It is ideal to stash your savings somewhere you won’t be able to access anytime as that of an ATM Card. You might want to consider opening a savings account in a bank that has few branches or a rural bank so you wouldn’t be tempted to find your financial stash and spend your cash.

  3. Consider placing your money in a hidden stash

    Placing your money in a piggy bank, or in a common bank has great disadvantages. First, it prompts you to go seeking for your money and access it when you are tempted to buy something you don’t even need. Second, some banks offer very little interest.

    Honestly, macro banks, rural banks, and cooperatives offer a greater deal. Some Cooperatives, Macro Banks, and Rural Banks offer dividends when you place your money on them. Why and How? It’s because these kinds of financial institutions lend your money to micro businesses and small and medium enterprises. Their concentration is at that.For example, when you save your money at the bank and you choose a time deposit saving, they can only offer a .25% interest rate per annum, and this needs a minimum of PHP 10,000 a month with that default maintaining balance. Unlike when you place your money in a Cooperative, they can have a more flexible term for time deposit savings which could range to a minimum of PHP1,000 – PHP10,000 (or higher) and can offer an interest rate of 6% per annum.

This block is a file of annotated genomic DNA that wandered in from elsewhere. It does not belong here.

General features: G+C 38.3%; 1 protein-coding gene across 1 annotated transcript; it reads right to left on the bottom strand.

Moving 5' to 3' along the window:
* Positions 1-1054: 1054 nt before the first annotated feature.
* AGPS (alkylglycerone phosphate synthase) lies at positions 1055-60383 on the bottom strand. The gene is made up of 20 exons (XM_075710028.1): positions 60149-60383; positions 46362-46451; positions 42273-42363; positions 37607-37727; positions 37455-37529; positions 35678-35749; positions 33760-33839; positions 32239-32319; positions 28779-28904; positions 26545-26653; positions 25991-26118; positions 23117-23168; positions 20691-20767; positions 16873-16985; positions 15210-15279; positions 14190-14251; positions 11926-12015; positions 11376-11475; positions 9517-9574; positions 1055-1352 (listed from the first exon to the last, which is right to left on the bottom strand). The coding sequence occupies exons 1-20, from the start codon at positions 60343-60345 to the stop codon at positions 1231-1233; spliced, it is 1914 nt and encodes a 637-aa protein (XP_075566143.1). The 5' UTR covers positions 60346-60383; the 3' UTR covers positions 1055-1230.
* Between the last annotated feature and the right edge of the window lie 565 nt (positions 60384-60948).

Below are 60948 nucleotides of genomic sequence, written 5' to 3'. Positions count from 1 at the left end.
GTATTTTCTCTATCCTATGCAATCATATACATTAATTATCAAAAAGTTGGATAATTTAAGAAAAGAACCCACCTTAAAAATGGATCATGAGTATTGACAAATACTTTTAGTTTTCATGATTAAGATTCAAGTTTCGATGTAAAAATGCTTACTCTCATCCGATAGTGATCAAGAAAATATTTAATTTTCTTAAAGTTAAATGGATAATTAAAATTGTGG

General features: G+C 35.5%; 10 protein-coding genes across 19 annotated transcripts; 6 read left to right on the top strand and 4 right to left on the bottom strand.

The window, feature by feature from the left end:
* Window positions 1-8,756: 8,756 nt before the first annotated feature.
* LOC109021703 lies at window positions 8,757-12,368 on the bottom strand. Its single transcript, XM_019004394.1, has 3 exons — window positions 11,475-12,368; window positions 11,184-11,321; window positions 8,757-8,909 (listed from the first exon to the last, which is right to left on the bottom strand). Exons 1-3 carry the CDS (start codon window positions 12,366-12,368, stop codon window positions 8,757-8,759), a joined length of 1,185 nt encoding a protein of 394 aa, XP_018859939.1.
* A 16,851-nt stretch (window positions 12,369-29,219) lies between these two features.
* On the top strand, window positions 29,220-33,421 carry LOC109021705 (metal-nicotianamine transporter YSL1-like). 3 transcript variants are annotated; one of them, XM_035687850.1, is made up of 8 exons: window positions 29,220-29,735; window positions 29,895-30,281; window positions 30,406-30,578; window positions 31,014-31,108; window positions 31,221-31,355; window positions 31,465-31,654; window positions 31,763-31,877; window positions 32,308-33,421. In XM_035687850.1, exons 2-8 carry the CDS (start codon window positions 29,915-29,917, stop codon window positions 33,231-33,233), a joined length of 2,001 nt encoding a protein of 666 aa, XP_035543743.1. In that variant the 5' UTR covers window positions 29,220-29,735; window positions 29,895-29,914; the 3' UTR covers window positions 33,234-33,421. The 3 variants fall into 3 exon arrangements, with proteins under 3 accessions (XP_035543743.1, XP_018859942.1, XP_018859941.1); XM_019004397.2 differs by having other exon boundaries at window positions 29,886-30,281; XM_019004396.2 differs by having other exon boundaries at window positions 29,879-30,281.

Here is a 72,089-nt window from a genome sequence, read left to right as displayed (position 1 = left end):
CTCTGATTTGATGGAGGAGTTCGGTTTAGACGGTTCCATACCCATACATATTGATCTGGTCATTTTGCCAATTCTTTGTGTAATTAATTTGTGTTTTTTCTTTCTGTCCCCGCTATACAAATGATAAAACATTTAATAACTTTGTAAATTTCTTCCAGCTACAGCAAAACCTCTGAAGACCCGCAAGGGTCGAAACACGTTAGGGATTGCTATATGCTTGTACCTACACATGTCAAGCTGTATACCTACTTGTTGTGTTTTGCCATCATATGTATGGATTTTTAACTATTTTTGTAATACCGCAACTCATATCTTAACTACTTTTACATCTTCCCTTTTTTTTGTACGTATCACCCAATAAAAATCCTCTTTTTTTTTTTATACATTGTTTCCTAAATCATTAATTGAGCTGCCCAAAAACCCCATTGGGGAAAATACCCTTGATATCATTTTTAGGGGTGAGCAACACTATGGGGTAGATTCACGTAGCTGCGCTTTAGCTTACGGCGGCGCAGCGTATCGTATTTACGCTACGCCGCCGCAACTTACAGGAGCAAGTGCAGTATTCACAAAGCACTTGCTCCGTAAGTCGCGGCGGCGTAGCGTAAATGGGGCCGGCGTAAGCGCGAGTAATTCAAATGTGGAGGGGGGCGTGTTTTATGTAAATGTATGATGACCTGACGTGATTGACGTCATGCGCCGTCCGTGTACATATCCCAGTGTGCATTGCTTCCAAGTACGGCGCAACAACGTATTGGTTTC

Before placing money in a Cooperative, Macro Bank, or Rural Bank, make a comparison first or inquire about their terms and interest rates. Also be careful of the fly by night and de-listed Cooperatives that aren’t in this cooperative masterlist.

Some examples of Rural Banks, Savings (Subsidiary) Bank, Cooperatives and Macro Banks

  1. PNB Savings Bank
  2. First Macro Bank
  3. Bank of Makati
  4. Banco Alabang Inc
  5. CARD Bank
  6. Mutual Savings and Credit Cooperative of the Philippines

So, let’s develop the habit of prudence and save. It doesn’t matter if you start from scratch. What a great fulfillment it awaits those who turn nothing into something. Until next time!

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JK is a Licensed Financial Advisor with Pru Life UK. In the past she worked in the Debt Recoveries industry (Credit Collections and Credit Investigation) for both end consumers and business to business for two years. Her advocacy is to help people in financial management in terms of saving for the future, lifestyle assessment, debt consolidation, and budget friendly travel trips.